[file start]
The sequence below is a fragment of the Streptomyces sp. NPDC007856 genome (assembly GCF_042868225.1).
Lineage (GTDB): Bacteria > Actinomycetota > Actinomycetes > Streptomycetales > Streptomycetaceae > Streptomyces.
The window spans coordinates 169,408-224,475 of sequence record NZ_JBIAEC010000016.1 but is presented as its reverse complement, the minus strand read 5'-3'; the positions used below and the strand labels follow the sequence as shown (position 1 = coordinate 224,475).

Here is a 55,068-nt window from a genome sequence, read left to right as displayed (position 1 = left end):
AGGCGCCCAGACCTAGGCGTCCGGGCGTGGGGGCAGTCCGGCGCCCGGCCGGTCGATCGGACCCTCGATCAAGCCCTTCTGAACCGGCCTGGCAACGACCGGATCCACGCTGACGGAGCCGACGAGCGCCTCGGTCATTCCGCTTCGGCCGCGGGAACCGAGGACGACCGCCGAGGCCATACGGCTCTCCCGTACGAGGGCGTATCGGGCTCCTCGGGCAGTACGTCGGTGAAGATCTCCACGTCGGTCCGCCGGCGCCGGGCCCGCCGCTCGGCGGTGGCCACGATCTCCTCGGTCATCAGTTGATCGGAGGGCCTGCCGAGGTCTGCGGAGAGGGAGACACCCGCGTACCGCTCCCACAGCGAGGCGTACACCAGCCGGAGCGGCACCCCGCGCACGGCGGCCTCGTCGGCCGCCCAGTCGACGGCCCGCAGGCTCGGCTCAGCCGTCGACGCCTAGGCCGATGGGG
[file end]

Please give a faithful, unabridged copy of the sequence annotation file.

The sequence below is a fragment of the Streptomyces sp. NPDC007856 genome (assembly GCF_042868225.1).
Lineage (GTDB): Bacteria > Actinomycetota > Actinomycetes > Streptomycetales > Streptomycetaceae > Streptomyces.
The window spans coordinates 169,408-224,475 of sequence record NZ_JBIAEC010000016.1 but is presented as its reverse complement, the minus strand read 5'-3'; the positions used below and the strand labels follow the sequence as shown (position 1 = coordinate 224,475).

Here is a 55,068-nt window from a genome sequence, read left to right as displayed (position 1 = left end):
AGGCGCCCAGACCTAGGCGTCCGGGCGTGGGGGCAGTCCGGCGCCCGGCCGGTCGATCGGACCCTCGATCAAGCCCTTCTGAACCGGCCTGGCAACGACCGGATCCACGCTGACGGAGCCGACGAGCGCCTCGGTCATTCCGCTTCGGCCGCGGGAACCGAGGACGACCGCCGAGGCCATACGGCTCTCCCGTACGAGGGCGTATCGGGCTCCTCGGGCAGTACGTCGGTGAAGATCTCCACGTCGGTCCGCCGGCGCCGGGCCCGCCGCTCGGCGGTGGCCACGATCTCCTCGGTCATCAGTTGATCGGAGGGCCTGCCGAGGTCTGCGGAGAGGGAGACACCCGCGTACCGCTCCCACAGCGAGGCGTACACCAGCCGGAGCGGCACCCCGCGCACGGCGGCCTCGTCGGCCGCCCAGTCGACGGCCCGCAGGCTCGGCTCAGCCGTCGACGCCTAGGCCGATGGGG